Auger-based Cat Feeder
by kitlaan, published
Using tunell's idea as a starting point, I documented/experimented with different designs. This is the result of many trials...
This is semi-parametric; mostly hardcoded numbers all over the place as I tweaked and got lazier.
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Hmm... all the copies of the scad file have the same trapezoidThread() values. So if I tweaked them for the publish (which could have happened), I can't find any record of them.
Wonder if the thread library was tweaked at some point? I'll upload the copy I have.
very useful, thanks! Would you mind posting the trapezoidThread() values of the auger_import();? The default values written in the auger() module in the auger.scad file don't match with the auger_import(). I only want to slightly modify the auger_import();. Thanks in advance.
Note you need the screw library by syvwlch found here: http://www.thingiverse.com/thi... if you want to recompile
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See the running machine (http://www.youtube.com/watch?v=D2iBL80wffA)!
A simple/slapdash MDF housing to hold it all. The tube is held in by friction at the moment...
This relies on the Thread_Library (http://www.thingiverse.com/thing:8793).
* Continuous-rotation servo (sparkfun ROB-09347).
* 1.5" PVC T-joint tubing (chop ~1cm from one side).
* PVC solvent or acetone.
* Container to hold kibble (currently an old IKEA container).
* Arduino for control logic.
* 12V 0.5A power supply. (0.3A didn't supply enough power to drive both the servo and arduino, so it kept resetting and constantly feeding the cats :)
1. Print the "tubemount". It should be snug, but if it is too tight, sand until it fits the tube.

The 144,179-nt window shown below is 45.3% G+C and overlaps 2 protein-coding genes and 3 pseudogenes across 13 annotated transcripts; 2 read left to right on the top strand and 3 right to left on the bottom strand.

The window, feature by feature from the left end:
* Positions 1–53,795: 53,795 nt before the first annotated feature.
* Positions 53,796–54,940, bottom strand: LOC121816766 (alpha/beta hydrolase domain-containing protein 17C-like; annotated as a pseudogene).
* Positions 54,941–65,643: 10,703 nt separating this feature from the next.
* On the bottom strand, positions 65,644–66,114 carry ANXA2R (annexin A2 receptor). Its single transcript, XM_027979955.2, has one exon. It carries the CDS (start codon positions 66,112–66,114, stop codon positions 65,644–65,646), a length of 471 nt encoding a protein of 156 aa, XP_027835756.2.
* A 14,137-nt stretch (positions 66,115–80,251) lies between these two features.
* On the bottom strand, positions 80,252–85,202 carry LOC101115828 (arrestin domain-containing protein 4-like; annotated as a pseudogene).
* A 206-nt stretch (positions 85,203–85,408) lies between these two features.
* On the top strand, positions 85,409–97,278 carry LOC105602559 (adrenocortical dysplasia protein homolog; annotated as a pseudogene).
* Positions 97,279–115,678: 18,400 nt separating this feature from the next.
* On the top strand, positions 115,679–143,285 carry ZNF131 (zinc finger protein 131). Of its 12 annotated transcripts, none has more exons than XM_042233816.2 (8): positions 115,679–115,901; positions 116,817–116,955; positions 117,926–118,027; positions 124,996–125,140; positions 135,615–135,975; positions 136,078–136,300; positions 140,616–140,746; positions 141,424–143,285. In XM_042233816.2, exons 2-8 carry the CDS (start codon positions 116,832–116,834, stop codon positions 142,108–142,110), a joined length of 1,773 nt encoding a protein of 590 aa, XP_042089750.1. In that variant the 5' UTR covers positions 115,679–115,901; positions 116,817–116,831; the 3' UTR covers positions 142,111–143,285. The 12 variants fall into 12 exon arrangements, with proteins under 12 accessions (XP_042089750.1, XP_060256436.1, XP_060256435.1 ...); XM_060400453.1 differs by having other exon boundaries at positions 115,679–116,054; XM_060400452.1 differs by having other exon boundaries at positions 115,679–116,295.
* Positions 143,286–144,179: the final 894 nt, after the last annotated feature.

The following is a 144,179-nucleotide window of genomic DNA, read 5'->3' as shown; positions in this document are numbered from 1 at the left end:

2. Print "screwplate". Glue the halves together and sand the seams smooth.
3. Check the fit of the "screw", "tubemount", and tubing. The "screw" should be able to rotate freely without binding against the "tubemount" when it is inserted into the tube.
4. If your mounting screws are too long, print the "servoshim".
5. Screw the servo to the "tubemount" (and "servoshim") with the servo rubber grommets and servo brass fitting in place (wide part of fitting flush against the "tubemount"). Make sure the servo is oriented so the axis is centered.
6. Trim/sand the servo horn so that it is flush with the edges of the "screw" base. Attach the servo horn to the servo.
7. Attach the servo horn (X-shaped) to the "screw". If you can't reach the holes, apply power and rotate the servo; there should be enough of a gap in the "tubemount" to reach. (I used #2 brass wood screws.)
8. Programming (see "feeder.ino"). I have it written to feed ~0.5 cup every 8 hours, with a button press allowing intermediate feeding. (Eventually I'll add RFID sensing capability.)
9. Attach kibble container in some manner (tape, platform, print a mount, etc).
10. Make sure everything works! Then if you're adventurous, permanently affix the various pieces.
11. Construct a housing.
12. Get the cats used to it.
* You might be able to combine the two "screw" halves if you have a large print surface.
* The 1.5" T-junction is recommended. The smaller (1.0" junction) type will cause kibble to jam in the container hole. The larger size seems to allow gravity to do its job.
* When driving the servo, you may want to insert reversals at intervals to prevent stressing the servo if kibble gets jammed between the auger and tube.
* Your servo drive rate(s) may be different; I experimented much.
* KillAWatt says it's using 2W (0.14A at idle, 0.16A wile running).
* You may want a spout on the end (http://www.thingiverse.com/thing:28483)
1. Tweak "auger.scad"; yes, it should have been parametric...
2. Export just auger() to "auger.stl".
3. Export auger_import(), drivemount() as "auger_screw.stl".
4. Export tubemount() as "auger_tubemount.stl".
5. Tweak "augerslice.scad" to generate "auger_screwplate.stl".
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